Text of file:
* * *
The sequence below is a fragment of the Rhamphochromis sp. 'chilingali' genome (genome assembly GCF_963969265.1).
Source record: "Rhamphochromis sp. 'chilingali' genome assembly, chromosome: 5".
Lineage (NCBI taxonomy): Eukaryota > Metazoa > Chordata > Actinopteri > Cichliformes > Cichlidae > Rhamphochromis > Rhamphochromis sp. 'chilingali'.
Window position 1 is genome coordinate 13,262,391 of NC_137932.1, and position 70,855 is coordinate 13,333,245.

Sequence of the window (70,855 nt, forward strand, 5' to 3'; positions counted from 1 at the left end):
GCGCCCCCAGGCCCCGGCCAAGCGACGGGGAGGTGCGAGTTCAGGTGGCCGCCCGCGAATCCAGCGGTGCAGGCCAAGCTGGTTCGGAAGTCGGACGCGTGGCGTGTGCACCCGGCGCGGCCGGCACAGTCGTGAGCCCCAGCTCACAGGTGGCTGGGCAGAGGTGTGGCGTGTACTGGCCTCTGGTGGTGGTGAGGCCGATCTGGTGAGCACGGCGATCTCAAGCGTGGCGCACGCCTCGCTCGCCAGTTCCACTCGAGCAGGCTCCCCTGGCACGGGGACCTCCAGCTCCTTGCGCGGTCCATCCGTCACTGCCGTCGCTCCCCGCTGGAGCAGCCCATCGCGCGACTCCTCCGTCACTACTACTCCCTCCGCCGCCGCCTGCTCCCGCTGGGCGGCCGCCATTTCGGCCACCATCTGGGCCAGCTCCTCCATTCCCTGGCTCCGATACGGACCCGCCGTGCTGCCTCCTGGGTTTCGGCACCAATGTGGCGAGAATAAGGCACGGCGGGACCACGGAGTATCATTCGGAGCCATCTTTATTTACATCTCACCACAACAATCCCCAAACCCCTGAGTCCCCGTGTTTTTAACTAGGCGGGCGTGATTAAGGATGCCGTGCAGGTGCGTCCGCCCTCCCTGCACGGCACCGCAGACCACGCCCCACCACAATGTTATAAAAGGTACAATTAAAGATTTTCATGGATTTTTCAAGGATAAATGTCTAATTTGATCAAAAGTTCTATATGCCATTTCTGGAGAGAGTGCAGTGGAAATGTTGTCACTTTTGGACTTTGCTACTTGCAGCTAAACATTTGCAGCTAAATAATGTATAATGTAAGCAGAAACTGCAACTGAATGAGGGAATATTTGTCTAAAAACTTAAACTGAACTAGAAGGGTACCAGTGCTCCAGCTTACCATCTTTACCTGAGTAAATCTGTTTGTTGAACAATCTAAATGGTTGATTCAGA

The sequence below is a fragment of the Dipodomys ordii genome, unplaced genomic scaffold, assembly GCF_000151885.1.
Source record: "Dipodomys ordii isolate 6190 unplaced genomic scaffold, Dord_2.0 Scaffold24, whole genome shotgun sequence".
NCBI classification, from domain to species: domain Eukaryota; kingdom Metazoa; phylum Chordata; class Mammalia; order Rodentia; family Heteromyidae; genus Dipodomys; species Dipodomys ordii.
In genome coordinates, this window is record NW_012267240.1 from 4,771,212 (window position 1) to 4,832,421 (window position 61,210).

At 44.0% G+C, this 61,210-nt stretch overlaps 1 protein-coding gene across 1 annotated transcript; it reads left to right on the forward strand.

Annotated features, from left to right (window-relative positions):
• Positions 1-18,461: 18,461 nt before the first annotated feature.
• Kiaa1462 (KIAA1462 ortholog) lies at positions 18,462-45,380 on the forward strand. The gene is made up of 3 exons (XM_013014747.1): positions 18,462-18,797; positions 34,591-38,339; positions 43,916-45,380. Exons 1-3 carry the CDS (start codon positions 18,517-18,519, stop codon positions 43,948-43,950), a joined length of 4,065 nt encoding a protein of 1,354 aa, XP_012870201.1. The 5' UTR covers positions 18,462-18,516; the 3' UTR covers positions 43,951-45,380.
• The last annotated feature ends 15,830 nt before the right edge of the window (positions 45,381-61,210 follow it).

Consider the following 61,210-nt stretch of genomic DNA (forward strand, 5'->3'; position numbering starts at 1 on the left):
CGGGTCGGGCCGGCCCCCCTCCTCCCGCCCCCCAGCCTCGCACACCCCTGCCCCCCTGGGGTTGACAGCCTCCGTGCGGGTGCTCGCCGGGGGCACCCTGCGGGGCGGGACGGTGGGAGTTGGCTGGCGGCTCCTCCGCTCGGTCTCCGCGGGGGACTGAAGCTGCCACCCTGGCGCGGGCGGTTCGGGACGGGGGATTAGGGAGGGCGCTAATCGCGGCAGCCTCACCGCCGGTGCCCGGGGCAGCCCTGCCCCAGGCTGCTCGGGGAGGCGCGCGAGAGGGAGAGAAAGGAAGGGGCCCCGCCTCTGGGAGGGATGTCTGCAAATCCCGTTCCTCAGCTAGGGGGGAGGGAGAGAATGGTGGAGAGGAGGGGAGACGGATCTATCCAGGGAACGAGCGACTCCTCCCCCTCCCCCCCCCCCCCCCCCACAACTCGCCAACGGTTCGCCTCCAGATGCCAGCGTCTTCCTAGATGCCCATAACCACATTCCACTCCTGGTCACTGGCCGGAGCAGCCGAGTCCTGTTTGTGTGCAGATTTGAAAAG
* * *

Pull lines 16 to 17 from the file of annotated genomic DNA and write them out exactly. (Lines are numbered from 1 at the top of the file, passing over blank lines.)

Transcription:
Consider the following 61,210-nt stretch of genomic DNA (forward strand, 5'->3'; position numbering starts at 1 on the left):
CGGGTCGGGCCGGCCCCCCTCCTCCCGCCCCCCAGCCTCGCACACCCCTGCCCCCCTGGGGTTGACAGCCTCCGTGCGGGTGCTCGCCGGGGGCACCCTGCGGGGCGGGACGGTGGGAGTTGGCTGGCGGCTCCTCCGCTCGGTCTCCGCGGGGGACTGAAGCTGCCACCCTGGCGCGGGCGGTTCGGGACGGGGGATTAGGGAGGGCGCTAATCGCGGCAGCCTCACCGCCGGTGCCCGGGGCAGCCCTGCCCCAGGCTGCTCGGGGAGGCGCGCGAGAGGGAGAGAAAGGAAGGGGCCCCGCCTCTGGGAGGGATGTCTGCAAATCCCGTTCCTCAGCTAGGGGGGAGGGAGAGAATGGTGGAGAGGAGGGGAGACGGATCTATCCAGGGAACGAGCGACTCCTCCCCCTCCCCCCCCCCCCCCCCCACAACTCGCCAACGGTTCGCCTCCAGATGCCAGCGTCTTCCTAGATGCCCATAACCACATTCCACTCCTGGTCACTGGCCGGAGCAGCCGAGTCCTGTTTGTGTGCAGATTTGAAAAG